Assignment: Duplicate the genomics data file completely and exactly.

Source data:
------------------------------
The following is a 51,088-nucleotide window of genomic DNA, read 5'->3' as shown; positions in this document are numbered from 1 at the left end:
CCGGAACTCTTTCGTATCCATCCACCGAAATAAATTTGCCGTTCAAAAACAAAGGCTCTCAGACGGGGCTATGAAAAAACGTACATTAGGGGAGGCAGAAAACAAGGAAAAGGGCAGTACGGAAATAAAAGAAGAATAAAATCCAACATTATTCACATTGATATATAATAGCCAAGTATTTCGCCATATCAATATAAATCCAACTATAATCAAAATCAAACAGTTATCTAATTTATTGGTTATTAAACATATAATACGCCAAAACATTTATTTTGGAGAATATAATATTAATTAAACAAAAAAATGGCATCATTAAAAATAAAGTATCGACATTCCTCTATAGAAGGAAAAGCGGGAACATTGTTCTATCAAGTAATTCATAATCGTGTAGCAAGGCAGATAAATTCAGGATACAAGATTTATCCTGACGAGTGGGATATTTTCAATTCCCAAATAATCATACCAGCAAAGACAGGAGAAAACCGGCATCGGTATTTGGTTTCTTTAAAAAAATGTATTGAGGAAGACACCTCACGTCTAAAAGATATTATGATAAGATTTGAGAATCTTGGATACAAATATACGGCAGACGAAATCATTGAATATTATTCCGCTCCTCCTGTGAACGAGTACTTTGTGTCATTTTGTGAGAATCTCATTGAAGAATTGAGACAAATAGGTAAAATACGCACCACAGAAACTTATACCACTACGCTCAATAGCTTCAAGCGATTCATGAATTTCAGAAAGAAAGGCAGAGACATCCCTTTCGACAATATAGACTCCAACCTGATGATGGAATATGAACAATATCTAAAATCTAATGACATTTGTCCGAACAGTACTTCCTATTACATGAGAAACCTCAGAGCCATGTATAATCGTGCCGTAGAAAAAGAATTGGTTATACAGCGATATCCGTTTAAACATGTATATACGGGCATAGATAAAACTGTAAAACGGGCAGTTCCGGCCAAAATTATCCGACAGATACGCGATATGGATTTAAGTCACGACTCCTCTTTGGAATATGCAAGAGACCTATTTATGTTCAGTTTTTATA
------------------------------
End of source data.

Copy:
The following is a 51,088-nucleotide window of genomic DNA, read 5'->3' as shown; positions in this document are numbered from 1 at the left end:
CCGGAACTCTTTCGTATCCATCCACCGAAATAAATTTGCCGTTCAAAAACAAAGGCTCTCAGACGGGGCTATGAAAAAACGTACATTAGGGGAGGCAGAAAACAAGGAAAAGGGCAGTACGGAAATAAAAGAAGAATAAAATCCAACATTATTCACATTGATATATAATAGCCAAGTATTTCGCCATATCAATATAAATCCAACTATAATCAAAATCAAACAGTTATCTAATTTATTGGTTATTAAACATATAATACGCCAAAACATTTATTTTGGAGAATATAATATTAATTAAACAAAAAAATGGCATCATTAAAAATAAAGTATCGACATTCCTCTATAGAAGGAAAAGCGGGAACATTGTTCTATCAAGTAATTCATAATCGTGTAGCAAGGCAGATAAATTCAGGATACAAGATTTATCCTGACGAGTGGGATATTTTCAATTCCCAAATAATCATACCAGCAAAGACAGGAGAAAACCGGCATCGGTATTTGGTTTCTTTAAAAAAATGTATTGAGGAAGACACCTCACGTCTAAAAGATATTATGATAAGATTTGAGAATCTTGGATACAAATATACGGCAGACGAAATCATTGAATATTATTCCGCTCCTCCTGTGAACGAGTACTTTGTGTCATTTTGTGAGAATCTCATTGAAGAATTGAGACAAATAGGTAAAATACGCACCACAGAAACTTATACCACTACGCTCAATAGCTTCAAGCGATTCATGAATTTCAGAAAGAAAGGCAGAGACATCCCTTTCGACAATATAGACTCCAACCTGATGATGGAATATGAACAATATCTAAAATCTAATGACATTTGTCCGAACAGTACTTCCTATTACATGAGAAACCTCAGAGCCATGTATAATCGTGCCGTAGAAAAAGAATTGGTTATACAGCGATATCCGTTTAAACATGTATATACGGGCATAGATAAAACTGTAAAACGGGCAGTTCCGGCCAAAATTATCCGACAGATACGCGATATGGATTTAAGTCACGACTCCTCTTTGGAATATGCAAGAGACCTATTTATGTTCAGTTTTTATA